THE UNFORTUNATE FATE OF UNSECURED CREDITORS
By Victor O. Okotie
A Receiver/Manager will usually be appointed to manage the affairs of the debtor company towards realizing the debts owed to a (secured) creditor. Consequently, the moment the debt owed to the Receiver’s appointor has been realised, the Receiver/Manager’s duty ceases.
This marks the genesis of the deplorable predetermined course of unsecured creditors; as supported by provisions of the Company and Allied Matters Act, 1999 (‘CAMA’), where claims of unsecured creditors are ranked lower than that of secured creditors, in the liquidation of a debtor company.
As such, the Receiver/Manager has no duty to pay debts owed by the company to unsecured creditors, in dealing with the proceeds or realisation of the assets of the debtor company over which he was appointed a Receiver/Manager. This is the duty of a liquidator.
Against this backdrop, a Receiver appointed by the Asset Management Corporation of Nigeria (AMCON), is not mandated to pay to the exclusion of its appointor (‘AMCON’), other creditors; or pay the creditors without first paying AMCON. This is in line with the provisions of the AMCON Act, 2010 (as amended). Consequently, once the debts of AMCON are fully paid, the Receiver’s duty to his appointor is fully completed and he is liable to be discharged.
Unfortunately, this is often not understood and appreciated by most creditors. Most creditors believe that once their claims are filed with the Receiver/Manager, he is obligated or bound to pay them from any income that is realised from the company.
So, after a long wait for the Receiver/Manager to conclude the repayment of the debts owed to his appointor by the debtor company, the unsecured creditors are eventually faced with a harsh reality. From experience, some receiverships have taken over 5 years before adequate funds were generated to offset the debts owed to the Receiver/Manager’s appointor. In a present situation, it has taken over four years and counting, due to the restructuring plans and technical repairs of the Company’s highly technical equipment (that generated funds for it). Indeed, the wait can be longer depending on other circumstances, including series of litigations, industrial actions of the workers, etc.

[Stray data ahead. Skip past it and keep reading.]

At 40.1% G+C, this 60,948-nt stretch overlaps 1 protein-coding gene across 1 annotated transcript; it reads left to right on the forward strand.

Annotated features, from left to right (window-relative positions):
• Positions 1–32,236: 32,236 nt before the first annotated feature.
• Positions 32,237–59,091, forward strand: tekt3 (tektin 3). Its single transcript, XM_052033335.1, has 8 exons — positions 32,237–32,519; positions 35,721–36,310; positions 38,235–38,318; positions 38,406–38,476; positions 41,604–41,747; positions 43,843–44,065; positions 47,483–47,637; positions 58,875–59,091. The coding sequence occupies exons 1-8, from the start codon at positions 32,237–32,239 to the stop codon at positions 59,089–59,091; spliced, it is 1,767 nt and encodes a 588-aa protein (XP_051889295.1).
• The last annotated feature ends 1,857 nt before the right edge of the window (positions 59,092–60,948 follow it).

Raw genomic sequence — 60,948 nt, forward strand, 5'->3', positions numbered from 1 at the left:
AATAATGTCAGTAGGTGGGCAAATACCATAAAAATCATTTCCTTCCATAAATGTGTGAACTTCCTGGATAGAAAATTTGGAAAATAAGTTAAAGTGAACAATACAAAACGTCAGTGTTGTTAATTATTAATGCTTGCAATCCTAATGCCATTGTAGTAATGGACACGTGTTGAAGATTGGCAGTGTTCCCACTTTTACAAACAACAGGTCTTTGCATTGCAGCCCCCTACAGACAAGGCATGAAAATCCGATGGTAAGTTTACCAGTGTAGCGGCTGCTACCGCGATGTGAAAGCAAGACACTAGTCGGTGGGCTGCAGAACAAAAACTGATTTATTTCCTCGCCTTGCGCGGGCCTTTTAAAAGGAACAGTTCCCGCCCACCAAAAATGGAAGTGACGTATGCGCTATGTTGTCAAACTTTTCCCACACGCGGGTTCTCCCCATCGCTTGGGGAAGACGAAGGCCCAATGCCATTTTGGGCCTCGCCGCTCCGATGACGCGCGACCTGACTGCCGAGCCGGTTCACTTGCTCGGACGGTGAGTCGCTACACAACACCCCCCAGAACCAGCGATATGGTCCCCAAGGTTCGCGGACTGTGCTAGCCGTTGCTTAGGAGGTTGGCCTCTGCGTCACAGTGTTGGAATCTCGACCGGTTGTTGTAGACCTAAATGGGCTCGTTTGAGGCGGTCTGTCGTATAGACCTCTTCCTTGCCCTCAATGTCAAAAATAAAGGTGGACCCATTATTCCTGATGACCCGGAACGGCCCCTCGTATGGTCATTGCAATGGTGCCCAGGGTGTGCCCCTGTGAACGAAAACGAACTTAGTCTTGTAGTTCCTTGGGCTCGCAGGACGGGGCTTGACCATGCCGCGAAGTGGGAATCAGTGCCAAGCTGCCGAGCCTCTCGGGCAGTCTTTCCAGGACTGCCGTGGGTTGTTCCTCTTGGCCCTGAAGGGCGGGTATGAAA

Unfortunately, most (unsecured) creditors continue to advance credit to debtors, without due regard to the fact that those debtors are financially unstable. To avoid falling into this trap, below are a few indicators which could guide or caution an unsecured creditor in such situations:
- working capital deficiency
- consistent incurrence of trading losses
- several demands/legal action by creditors
- non/late payments of tax, insurance premiums
- creditors being paid in part payments
- poor accounting records
- post-dating cheques in almost all transactions
- dishonoured cheques etc.
In their transactions, unsecured creditors may also protect themselves with some form of security. Perhaps, in the event that a creditor is still willing to advance credit to a debtor, such creditor may insist on a post-dated cheque. As such, once same is presented and returned unpaid due to lack of funds in the debtor’s account, it becomes a criminal offence, for which the debtor is liable to be prosecuted. The fear of such prosecution usually ensures quick payment of the debt.
Lastly, it is imperative that lending institutions ensure that the loan is secured with a deed of debenture or legal mortgage.